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Making the IPS Purposeful & Agile

Too often an Investment Policy Statement (IPS) is created, filed and rarely reviewed. It is a generic template – rather personalized and purposeful. The services your organization provides will grow and develop, your target markets will evolve, organizational efficiencies will change – and the process by which you select, manage and evaluate investment decisions must change, too. If agility is a top managerial priority (and it should be), it’s time to dust off and rethink your IPS.


To review, an IPS is a written policy and procedures manual that helps guide an investment fiduciary to make decisions together with and/or on behalf of its client. As you review your organization’s IPS, keep in mind these best practices:


Make it Purposeful

It sounds simple, but the biggest mistake organizations make is choosing a generic template which results in a generic investment solution. So much of a non-profit or association’s mission is ingrained in the work and services it provides. Allow that passion and purpose to drive investment objectives. And, don’t let some fancy advisor in a suit tell you otherwise. Here’s how:

1.) Think about your organization’s mission in terms of how you serve your constituencies and include any ideas for improving that experience and reach.

2.) Sort these services and/or products into short-, mid-, and long-term projects. For example, an annual conference would be a short-term project. An enhanced continuing education system or process that requires additional resources would be a mid- or long-term project. Prioritize items in each category.

3.) Assign time horizon bands (e.g., 2-3 years) to each project.

4.) Assign a savings strategy and an investment risk profile for each project. Consider current reserves and your annual operating budget.

5.) Selecting the investment solution, is surprisingly, the easiest (and last) step. The hard work and time spent here is upfront, but if done properly, if your IPS is truly purposeful, you will have an investment solution that is driven by your organization and its goals.


Allow for Agility

Circumstances change and most of us typically feel like they change faster than we can prepare for them. The question becomes how in the world can we document a process that allows for deviations to both the organization and the broader economy.


The Global Economy: A Rebalancing Process

Put simply, government policy (monetary & fiscal), economic indicators (employment, corporate profits, etc.) and world events (elections, natural disasters, acts of terrorism, etc.) influence global markets. Each IPS, written properly, should have a Strategic Investment Allocation, the long-term allocation to different asset classes (i.e., stocks, bonds, cash, alternatives and real estate). As global markets change, you can make tactical adjustments to that allocation to seek opportunities and/or avoid challenges. Good IPS documents include:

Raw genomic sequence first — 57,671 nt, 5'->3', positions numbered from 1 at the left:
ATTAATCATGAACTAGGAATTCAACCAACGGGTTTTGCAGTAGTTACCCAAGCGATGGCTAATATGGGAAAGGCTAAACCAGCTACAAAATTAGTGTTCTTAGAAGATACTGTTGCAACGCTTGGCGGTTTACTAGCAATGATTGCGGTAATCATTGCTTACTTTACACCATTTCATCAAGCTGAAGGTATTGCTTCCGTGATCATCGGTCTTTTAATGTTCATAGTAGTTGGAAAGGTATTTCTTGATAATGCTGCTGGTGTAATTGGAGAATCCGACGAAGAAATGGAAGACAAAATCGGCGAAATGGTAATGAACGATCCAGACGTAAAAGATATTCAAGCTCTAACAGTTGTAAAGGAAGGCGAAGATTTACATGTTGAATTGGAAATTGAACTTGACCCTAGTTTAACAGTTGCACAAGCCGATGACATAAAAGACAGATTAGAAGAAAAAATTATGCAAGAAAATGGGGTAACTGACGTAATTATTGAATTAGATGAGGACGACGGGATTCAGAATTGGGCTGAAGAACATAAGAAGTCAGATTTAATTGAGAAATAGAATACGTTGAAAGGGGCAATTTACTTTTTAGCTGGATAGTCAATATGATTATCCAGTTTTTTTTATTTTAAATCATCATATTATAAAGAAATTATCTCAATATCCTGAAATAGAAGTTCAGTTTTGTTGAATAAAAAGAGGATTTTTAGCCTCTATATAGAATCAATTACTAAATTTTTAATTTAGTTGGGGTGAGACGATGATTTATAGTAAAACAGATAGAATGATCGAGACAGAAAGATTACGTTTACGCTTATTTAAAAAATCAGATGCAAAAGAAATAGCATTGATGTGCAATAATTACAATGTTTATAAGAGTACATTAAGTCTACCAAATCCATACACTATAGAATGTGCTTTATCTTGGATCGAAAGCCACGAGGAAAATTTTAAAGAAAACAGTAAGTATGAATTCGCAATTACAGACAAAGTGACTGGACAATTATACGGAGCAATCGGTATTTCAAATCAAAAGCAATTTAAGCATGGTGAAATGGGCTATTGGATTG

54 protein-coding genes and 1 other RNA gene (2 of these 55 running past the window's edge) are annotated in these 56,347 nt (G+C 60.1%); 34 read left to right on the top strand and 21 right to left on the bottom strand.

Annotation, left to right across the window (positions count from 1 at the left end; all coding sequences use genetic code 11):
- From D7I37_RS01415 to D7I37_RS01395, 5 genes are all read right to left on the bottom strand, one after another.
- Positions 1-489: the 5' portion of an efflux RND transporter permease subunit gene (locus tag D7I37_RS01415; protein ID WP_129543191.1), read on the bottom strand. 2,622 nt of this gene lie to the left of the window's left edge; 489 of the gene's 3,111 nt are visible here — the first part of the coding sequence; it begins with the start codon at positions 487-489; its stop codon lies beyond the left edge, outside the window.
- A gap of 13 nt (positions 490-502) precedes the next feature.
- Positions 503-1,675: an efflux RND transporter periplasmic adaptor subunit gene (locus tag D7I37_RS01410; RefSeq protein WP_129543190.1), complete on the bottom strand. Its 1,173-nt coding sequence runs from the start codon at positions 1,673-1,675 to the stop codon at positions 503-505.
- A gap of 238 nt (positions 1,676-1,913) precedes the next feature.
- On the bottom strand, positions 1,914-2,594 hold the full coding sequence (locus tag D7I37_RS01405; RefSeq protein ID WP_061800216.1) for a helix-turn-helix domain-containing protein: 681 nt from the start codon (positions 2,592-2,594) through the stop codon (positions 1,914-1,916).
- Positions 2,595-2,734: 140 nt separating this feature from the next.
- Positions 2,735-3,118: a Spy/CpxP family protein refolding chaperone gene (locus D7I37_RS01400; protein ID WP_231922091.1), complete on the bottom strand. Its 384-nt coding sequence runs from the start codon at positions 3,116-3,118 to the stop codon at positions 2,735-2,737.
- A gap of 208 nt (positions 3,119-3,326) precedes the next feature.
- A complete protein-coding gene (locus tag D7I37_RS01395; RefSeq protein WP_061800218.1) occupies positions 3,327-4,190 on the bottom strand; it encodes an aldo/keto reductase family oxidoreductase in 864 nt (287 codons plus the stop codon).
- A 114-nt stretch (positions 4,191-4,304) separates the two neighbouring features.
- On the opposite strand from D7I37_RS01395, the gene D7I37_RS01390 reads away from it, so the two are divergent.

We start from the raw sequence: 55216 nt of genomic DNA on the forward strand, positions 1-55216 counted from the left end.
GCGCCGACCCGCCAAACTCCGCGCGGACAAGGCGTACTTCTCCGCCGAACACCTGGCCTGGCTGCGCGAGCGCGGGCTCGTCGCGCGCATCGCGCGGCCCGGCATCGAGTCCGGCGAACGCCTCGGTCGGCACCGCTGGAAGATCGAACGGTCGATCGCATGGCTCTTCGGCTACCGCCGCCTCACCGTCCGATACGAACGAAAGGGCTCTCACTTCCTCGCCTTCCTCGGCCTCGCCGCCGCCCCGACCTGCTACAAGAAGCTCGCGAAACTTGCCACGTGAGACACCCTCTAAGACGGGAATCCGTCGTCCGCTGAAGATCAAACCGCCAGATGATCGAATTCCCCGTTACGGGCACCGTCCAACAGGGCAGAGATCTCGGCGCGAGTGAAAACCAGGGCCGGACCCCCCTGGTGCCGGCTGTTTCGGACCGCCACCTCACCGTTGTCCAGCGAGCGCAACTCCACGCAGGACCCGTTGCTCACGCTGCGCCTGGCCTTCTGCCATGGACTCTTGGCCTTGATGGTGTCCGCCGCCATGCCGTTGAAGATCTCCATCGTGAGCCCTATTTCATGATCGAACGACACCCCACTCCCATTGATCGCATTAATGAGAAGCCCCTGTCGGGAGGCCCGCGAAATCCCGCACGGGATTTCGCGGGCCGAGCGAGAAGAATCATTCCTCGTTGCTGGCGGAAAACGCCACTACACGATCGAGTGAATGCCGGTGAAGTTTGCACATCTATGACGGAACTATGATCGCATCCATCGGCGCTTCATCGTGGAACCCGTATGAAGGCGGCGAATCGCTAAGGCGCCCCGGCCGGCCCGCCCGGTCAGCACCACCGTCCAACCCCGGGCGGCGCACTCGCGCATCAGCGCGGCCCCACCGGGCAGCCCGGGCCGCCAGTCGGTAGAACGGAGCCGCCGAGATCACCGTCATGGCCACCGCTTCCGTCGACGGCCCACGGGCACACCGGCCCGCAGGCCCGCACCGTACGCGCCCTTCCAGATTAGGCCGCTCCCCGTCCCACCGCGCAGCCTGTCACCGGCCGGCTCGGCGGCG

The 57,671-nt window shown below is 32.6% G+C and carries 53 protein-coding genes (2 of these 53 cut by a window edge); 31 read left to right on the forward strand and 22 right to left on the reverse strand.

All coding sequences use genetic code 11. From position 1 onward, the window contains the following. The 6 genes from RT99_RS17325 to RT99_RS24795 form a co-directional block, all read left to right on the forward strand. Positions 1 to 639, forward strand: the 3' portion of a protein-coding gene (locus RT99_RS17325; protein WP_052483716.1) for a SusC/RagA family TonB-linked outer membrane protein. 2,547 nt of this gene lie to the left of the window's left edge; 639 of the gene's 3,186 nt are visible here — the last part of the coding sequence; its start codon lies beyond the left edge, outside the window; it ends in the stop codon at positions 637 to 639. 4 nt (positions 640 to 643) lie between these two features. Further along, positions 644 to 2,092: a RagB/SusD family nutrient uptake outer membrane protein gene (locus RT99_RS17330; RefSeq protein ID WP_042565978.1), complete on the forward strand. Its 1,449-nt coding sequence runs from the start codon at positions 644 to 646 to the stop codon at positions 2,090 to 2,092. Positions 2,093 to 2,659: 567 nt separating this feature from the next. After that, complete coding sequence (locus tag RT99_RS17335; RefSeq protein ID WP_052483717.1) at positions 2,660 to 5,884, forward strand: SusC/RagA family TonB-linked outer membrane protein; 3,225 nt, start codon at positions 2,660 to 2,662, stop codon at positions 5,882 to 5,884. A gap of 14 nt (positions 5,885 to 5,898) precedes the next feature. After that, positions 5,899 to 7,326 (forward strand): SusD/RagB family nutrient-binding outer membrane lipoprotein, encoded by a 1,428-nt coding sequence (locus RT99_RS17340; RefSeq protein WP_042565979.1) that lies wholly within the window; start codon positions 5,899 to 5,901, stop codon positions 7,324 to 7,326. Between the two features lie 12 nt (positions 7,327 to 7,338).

1.) Upper and lower percentage allocation bands to allow for adjustments, typically small, to respective asset classes.

2.) A portfolio rebalance standard (recommended annually), which includes a process to rebalance the allocation to its strategic allocation. This discipline, by definition, requires an organization to buy or sell back to its intended risk profile and mandates buying and selling “opportunistically.” For example, if half of the portfolio is invested in a high performing investment, at the end of the year, that investment will represent more than the original half of your portfolio. If you follow the discipline and sell it, you will sell it in this scenario at an inherent gain.


The Organization: An Annual Assessment

Frequently, organizations are averse to changing the IPS because it often requires separate approval from a finance committee and board of directors. Get over it. Good practices include:

1.) Mandate an annual organizational review. It is standard to include a semi-annual or annual review of investment performance, but organizations rarely take the time to revisit their current operating environment, planned projects, and/or unforeseen needs for liquidity from the prior year. All of these items have a place in a working IPS document.

2.) Create amendments rather than presenting the entire document for approval. This way, it often only takes a few minutes on the agenda to keep your IPS current and productive.

Bottom line: An IPS always should include standard language about selecting investments, monitoring performance, and duties and responsibilities of the organization and investment fiduciary. Don’t stop there. A little more effort and you can have an investment policy that is deliberate in its actions, agile, and something with which you can actually engage.

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